I really enjoy the writer’s group I’m in. People get to share their works in progress, and get feedback from the others. That’s what it’s all about. We’re a pretty laid back gathering. I think that’s part of what makes it work so well. I remind them that it’s an open forum. Any topic related to the business of writing is fair game. Chances are if one has a question, the others are wondering too.
Recently we were talking about how the simplest thing can trigger an idea for a story. To give an example, I shared this tale.
While in college, I took a creative writing class. The professor was also the editor for the school’s literary magazine. He often encouraged several of us to submit pieces for consideration. A few of us did and were pleasantly surprised when they were selected for publication.
About a year later, I received a notice from the school that they were looking for material on a humor and parody theme. I tossed the note. Humor is selective. I grew up watching reruns of Abbott and Costello, The Three Stooges and the Marx Brothers. Woody Allen never made sense to me, nor did he make me laugh. What I find funny, you might think is stupid.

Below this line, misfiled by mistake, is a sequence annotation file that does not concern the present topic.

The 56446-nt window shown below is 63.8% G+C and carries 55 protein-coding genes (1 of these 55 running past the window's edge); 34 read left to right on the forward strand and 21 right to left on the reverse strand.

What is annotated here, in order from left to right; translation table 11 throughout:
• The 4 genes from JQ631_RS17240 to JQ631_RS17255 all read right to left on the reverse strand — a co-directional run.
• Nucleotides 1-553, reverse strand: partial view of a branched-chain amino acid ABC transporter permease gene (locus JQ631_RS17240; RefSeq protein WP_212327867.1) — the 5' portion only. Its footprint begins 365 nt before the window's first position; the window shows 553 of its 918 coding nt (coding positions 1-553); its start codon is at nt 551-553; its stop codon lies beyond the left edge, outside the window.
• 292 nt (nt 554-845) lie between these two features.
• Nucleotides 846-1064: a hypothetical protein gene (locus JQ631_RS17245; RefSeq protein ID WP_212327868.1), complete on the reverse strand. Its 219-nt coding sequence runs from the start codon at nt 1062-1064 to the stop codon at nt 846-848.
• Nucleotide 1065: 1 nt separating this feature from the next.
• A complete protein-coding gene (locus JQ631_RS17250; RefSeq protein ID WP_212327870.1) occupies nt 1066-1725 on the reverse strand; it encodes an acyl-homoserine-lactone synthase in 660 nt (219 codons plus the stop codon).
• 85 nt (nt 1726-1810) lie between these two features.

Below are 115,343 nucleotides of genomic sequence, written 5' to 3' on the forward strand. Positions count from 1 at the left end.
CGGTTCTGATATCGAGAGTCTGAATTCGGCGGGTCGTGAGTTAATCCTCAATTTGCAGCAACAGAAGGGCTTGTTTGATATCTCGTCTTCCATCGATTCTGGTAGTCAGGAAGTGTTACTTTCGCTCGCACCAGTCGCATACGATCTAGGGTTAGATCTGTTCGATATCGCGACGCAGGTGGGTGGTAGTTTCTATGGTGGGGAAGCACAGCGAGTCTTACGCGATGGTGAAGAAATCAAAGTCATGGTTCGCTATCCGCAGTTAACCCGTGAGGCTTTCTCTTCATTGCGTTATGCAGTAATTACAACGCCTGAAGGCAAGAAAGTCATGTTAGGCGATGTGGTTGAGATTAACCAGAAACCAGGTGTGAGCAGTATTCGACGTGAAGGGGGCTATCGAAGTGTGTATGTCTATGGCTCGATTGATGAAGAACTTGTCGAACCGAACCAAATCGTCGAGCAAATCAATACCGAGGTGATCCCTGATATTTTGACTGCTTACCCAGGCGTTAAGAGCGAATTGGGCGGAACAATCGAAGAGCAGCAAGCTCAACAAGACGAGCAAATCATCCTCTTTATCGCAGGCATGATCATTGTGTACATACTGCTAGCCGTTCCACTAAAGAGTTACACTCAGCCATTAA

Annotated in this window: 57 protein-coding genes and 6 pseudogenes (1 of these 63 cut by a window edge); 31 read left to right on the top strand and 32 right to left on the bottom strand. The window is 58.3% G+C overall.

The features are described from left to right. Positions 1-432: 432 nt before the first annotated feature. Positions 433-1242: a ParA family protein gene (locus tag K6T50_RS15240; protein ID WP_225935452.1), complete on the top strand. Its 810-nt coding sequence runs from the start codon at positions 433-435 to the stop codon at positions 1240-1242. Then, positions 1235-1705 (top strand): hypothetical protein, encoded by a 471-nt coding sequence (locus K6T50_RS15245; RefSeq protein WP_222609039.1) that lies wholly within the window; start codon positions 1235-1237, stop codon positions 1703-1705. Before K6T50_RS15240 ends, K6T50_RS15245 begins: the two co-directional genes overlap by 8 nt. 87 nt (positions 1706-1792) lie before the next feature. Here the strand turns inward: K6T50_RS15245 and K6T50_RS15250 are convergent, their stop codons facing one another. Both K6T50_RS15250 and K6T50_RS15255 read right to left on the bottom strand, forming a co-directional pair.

A week later I got another notice. And another. They kept coming, including a few with a hand written note of encouragement from my old prof. I kept tossing them. Nothing was inspiring me.
Then one Monday night I came home from work to find yet another notice. I crumpled it, tossed it in the trash and sat down to watch Monday Night Football. Just before kickoff there was a MetLife commercial. Snoopy is sitting on the roof of his doghouse, typing away. The words? “It was a dark and stormy night.”
I sat there for a moment, muttering a few selective curses. Then I switched off the game, sat down at the computer and started writing a parody with the opening lines “It was a dark and stormy night. No, really it was.” The result was a Sam Spade parody of about five thousand words. I reread it a day later, made a tweak or two and sent it off to the literary magazine with a note ‘Leave me alone!’
A week later I bumped into the prof. Turns out they loved the story and were going to include it in the humor and parody issue.
Inspiration. As Bob Seger would say, “Goes to show you never can tell.”
Abbott and Costello